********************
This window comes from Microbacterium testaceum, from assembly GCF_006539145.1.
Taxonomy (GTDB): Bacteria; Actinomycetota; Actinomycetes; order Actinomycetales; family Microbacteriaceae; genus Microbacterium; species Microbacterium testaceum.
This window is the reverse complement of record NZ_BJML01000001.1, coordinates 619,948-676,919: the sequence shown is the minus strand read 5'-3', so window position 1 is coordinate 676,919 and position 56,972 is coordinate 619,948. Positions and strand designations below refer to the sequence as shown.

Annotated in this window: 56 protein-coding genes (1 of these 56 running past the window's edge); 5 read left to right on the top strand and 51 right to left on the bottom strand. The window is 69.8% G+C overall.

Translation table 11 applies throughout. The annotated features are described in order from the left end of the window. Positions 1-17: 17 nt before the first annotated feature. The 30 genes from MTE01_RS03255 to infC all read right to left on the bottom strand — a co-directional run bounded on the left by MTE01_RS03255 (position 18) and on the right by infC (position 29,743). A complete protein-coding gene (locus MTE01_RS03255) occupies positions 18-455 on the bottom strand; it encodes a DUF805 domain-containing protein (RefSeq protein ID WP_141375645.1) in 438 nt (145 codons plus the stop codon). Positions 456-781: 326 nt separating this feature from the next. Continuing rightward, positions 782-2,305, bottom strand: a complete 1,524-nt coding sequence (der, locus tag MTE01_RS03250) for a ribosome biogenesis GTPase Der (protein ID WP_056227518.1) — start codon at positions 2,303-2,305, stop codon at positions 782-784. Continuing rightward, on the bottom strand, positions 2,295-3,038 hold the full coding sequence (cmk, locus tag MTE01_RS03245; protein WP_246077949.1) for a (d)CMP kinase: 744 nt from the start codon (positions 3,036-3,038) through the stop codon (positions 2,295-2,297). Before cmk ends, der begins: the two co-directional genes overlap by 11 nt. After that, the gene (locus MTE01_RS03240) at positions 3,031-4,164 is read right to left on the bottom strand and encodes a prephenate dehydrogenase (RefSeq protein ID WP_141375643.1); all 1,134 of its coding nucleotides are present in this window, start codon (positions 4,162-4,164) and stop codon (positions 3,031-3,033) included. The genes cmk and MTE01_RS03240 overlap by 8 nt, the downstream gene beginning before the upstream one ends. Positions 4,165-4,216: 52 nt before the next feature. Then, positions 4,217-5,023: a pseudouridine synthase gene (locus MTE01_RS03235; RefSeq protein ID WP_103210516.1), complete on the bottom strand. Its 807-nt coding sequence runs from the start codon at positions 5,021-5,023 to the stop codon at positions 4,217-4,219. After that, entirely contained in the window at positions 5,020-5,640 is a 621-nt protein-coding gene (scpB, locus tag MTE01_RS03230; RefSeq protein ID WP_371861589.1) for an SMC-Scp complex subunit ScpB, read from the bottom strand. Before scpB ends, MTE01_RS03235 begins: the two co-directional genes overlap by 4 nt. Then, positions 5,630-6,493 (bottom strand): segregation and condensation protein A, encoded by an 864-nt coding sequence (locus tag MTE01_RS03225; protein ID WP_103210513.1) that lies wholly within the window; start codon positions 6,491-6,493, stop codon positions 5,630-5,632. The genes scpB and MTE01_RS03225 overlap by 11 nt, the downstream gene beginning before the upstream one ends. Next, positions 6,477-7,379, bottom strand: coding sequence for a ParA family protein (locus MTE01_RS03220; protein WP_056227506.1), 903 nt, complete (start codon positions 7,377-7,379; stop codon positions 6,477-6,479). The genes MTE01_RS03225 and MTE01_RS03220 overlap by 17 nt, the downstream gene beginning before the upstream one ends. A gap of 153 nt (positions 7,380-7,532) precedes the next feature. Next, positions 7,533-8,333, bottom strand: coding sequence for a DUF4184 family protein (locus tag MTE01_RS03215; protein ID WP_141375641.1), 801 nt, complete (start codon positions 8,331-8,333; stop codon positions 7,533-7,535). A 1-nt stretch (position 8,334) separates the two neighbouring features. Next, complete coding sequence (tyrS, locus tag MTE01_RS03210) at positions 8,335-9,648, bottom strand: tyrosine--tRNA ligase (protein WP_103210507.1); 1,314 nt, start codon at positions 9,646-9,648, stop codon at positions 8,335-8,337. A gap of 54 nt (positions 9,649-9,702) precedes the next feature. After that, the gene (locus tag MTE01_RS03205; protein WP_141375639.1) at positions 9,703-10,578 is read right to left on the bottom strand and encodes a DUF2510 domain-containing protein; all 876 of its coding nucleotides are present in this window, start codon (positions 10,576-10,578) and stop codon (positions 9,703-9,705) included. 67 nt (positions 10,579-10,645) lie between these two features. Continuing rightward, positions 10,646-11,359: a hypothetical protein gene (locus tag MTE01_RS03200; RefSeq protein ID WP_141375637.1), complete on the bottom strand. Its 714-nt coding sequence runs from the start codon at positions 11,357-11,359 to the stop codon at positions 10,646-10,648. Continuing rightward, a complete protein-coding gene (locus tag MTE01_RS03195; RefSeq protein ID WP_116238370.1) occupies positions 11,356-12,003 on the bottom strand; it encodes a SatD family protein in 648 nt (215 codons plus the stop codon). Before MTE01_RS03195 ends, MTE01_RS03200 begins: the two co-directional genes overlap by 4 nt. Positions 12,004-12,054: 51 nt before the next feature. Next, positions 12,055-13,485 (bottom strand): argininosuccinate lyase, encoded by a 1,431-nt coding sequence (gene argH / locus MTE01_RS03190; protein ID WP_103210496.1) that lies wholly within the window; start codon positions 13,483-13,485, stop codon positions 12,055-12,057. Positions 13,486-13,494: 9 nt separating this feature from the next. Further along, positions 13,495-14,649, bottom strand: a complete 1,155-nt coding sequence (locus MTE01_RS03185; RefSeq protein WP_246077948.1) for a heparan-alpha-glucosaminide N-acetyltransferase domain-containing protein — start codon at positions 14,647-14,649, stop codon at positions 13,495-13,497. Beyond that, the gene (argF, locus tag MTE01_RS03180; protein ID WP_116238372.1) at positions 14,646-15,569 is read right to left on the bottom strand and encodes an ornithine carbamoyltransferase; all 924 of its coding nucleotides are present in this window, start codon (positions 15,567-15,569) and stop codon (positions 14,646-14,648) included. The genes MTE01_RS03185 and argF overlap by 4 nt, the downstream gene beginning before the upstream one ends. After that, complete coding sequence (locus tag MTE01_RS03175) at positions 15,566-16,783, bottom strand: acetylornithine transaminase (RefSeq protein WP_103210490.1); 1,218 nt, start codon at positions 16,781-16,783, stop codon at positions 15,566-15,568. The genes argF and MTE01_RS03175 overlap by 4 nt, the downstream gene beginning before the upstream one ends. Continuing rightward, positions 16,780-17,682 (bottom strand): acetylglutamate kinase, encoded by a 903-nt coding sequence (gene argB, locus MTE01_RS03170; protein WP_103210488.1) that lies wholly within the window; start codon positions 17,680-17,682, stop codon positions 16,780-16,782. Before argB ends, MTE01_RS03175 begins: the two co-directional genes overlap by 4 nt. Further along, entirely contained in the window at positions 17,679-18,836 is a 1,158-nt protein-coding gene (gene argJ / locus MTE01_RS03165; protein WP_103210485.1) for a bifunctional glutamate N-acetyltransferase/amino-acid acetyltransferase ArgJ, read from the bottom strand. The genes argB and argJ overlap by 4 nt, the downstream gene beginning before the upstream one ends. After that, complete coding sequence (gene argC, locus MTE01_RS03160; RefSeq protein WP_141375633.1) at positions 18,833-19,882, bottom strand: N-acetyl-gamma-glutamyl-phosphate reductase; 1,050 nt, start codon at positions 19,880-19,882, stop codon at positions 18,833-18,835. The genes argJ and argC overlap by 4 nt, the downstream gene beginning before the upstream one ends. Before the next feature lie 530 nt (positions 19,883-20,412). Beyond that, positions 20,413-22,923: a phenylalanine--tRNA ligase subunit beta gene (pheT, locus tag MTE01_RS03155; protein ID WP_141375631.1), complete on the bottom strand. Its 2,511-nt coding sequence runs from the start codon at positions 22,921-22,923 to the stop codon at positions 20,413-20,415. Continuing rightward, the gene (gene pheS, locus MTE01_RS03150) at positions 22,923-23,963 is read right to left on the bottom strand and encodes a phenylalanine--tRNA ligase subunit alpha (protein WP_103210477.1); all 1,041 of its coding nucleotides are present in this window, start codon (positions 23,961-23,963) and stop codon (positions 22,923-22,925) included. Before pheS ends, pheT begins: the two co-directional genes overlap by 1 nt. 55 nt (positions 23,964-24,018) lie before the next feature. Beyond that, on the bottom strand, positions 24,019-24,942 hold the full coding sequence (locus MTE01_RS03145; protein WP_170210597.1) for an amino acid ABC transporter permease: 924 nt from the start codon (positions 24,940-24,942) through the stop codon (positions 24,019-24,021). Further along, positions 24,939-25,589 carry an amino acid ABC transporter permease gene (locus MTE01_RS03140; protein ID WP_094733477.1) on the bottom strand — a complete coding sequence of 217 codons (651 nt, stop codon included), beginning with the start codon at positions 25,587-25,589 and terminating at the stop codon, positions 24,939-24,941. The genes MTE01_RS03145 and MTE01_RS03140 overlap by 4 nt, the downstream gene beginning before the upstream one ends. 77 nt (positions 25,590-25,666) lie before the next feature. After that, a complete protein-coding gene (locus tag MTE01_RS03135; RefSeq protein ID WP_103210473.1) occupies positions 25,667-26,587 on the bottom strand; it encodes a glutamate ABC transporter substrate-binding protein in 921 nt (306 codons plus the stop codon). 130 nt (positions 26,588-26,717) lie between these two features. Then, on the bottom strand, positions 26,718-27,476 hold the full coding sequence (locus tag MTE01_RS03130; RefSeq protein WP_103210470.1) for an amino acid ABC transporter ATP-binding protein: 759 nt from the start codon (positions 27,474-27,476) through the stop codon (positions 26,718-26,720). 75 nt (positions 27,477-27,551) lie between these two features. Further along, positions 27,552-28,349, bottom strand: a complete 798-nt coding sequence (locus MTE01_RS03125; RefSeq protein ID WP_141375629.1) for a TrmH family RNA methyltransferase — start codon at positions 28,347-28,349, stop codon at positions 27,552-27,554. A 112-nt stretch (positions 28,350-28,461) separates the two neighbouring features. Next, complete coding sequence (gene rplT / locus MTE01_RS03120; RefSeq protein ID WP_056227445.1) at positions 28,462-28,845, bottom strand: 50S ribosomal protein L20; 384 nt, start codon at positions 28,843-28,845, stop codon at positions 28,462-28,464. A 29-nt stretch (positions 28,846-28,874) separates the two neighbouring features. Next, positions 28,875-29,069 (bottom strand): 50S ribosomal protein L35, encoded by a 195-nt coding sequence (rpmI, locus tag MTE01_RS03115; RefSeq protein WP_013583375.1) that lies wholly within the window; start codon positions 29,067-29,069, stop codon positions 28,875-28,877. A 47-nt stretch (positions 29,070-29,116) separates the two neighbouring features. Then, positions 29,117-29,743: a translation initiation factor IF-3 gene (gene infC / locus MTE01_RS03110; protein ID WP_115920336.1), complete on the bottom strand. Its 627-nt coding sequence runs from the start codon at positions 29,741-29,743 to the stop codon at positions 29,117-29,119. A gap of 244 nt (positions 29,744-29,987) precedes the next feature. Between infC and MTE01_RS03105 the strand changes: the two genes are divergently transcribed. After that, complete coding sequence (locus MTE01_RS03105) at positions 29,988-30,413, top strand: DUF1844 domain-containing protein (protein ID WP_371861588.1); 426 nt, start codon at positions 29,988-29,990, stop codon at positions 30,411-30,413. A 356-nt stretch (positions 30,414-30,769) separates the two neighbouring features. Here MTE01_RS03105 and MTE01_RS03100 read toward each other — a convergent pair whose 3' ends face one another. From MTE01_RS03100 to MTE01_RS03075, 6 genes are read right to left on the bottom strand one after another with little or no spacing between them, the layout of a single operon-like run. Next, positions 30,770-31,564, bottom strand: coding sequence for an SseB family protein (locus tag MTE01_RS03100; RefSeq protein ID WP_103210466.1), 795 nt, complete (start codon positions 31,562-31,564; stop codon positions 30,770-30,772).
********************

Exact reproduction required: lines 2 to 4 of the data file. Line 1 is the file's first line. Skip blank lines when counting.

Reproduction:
Taxonomy (GTDB): Bacteria; Actinomycetota; Actinomycetes; order Actinomycetales; family Microbacteriaceae; genus Microbacterium; species Microbacterium testaceum.
This window is the reverse complement of record NZ_BJML01000001.1, coordinates 619,948-676,919: the sequence shown is the minus strand read 5'-3', so window position 1 is coordinate 676,919 and position 56,972 is coordinate 619,948. Positions and strand designations below refer to the sequence as shown.

Annotated in this window: 56 protein-coding genes (1 of these 56 running past the window's edge); 5 read left to right on the top strand and 51 right to left on the bottom strand. The window is 69.8% G+C overall.